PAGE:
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Texas Supreme Court Temporarily Blocks Emergency Abortion Order!


A pregnant woman in Texas was briefly unable to get an emergency abortion on Friday, just hours after the state’s attorney general asked the court to do so. Since the U.S. Supreme Court overturned the national constitutional right to abortion last year, the court case is a major test case.

This is because states like Texas can now pass laws that make abortion almost illegal. Because Texas Attorney General Ken Paxton asked them to earlier that day, the Texas court overturned a lower court’s decision to allow the emergency abortion.

It said, “Without a view to the merits, the Court administratively stays the district court’s December 7, 2023 order.” The decision came out late Friday. Kate Cox, 31, from the Dallas-Fort Worth area, asked the court for permission to have an abortion because her unborn child was identified with trisomy 18 on November 27.

Texas Supreme Court Temporarily Blocks Emergency Abortion Order!

This is a genetic disorder that usually leads to miscarriage, stillbirth, or death soon after birth. In her claim, Cox, who is about 20 weeks pregnant, said that she would have to have her third C-section if she kept the pregnancy going. That might make it harder for her to have more kids, which she and her husband want.

Molly Duane, a senior staff attorney at the Center for Reproductive Rights, said, “We still hope that the Court rejects the state’s request in the end and does so quickly. But in this case, we fear that justice delayed will be justice denied.”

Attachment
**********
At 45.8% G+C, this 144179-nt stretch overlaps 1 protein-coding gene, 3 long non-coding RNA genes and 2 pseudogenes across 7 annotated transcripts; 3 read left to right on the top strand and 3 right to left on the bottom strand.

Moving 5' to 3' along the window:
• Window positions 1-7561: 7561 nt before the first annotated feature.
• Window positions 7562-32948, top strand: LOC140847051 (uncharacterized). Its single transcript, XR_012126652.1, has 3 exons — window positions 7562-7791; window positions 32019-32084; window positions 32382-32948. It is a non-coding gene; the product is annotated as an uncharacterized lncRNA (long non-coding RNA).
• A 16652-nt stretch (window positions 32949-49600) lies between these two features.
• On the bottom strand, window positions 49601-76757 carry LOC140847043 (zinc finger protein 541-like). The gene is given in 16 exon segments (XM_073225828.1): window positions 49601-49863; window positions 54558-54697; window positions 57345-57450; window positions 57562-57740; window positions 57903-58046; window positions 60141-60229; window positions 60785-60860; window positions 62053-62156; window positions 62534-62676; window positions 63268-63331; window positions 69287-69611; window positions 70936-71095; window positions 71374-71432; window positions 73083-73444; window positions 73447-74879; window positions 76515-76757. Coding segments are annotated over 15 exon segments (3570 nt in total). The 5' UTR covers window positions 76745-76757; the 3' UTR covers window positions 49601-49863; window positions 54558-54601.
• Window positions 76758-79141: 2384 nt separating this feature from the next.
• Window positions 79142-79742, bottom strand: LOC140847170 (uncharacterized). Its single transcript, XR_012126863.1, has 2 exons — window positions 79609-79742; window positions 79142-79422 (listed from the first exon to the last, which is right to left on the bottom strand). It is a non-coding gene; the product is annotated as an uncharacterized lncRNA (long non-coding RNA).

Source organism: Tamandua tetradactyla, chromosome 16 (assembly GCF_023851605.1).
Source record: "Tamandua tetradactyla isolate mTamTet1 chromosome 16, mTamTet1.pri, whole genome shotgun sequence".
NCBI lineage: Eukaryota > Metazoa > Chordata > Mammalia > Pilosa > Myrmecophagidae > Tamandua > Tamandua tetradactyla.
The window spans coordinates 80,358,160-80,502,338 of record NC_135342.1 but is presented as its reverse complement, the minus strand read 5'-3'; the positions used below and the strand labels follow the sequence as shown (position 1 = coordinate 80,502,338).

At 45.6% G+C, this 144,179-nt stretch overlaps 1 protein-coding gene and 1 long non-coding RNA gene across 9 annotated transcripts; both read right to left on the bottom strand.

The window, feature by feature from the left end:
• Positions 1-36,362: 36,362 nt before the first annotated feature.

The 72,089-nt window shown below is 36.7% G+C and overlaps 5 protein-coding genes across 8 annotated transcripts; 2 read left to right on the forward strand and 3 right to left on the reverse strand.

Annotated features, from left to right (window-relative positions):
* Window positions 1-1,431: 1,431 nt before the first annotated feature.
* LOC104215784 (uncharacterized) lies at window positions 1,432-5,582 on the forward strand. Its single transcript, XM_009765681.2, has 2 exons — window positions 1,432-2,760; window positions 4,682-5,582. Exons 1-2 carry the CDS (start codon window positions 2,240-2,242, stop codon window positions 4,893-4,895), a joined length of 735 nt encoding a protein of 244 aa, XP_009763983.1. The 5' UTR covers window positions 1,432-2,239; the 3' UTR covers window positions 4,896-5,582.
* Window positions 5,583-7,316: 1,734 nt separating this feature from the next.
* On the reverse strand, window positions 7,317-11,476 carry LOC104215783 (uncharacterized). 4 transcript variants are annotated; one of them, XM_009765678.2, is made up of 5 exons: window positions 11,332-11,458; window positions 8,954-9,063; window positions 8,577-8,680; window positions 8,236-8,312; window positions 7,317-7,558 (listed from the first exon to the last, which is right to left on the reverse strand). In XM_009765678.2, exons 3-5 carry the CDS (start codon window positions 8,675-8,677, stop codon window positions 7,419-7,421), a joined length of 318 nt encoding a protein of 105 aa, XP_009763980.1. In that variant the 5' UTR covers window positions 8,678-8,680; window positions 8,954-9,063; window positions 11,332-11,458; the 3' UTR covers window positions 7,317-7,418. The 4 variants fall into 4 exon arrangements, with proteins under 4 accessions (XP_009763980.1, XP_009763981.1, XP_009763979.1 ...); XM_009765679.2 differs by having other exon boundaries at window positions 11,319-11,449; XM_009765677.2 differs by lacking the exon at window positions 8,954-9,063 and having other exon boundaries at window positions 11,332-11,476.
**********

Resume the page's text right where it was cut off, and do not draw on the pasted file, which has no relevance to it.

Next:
Thursday, District Court Judge Maya Guerra Gamble agreed with Cox and issued an order that only applied to Cox and did not make it easier for more people to get an abortion. But Paxton asked the state’s top court to step in because he had already said that any doctors who helped with the emergency abortion could be charged with a crime.

“Nothing can restore the unborn child’s life that will be lost as a result,” the file stated. There is a small exception to the state’s abortion rule if it is needed to save the mother’s life or keep her from seriously losing the ability to do something important for her body.

In her case, Cox said that her doctors thought she needed an abortion for medical reasons, but they wouldn’t do it without a court order because they knew they could go to jail for life or lose their licenses. At a hearing in an Austin courtroom on Thursday, Guerra Gamble said, “The idea that Ms. Cox wants to be a parent and that this law might make her lose that chance is shocking and would be a horrible injustice.”

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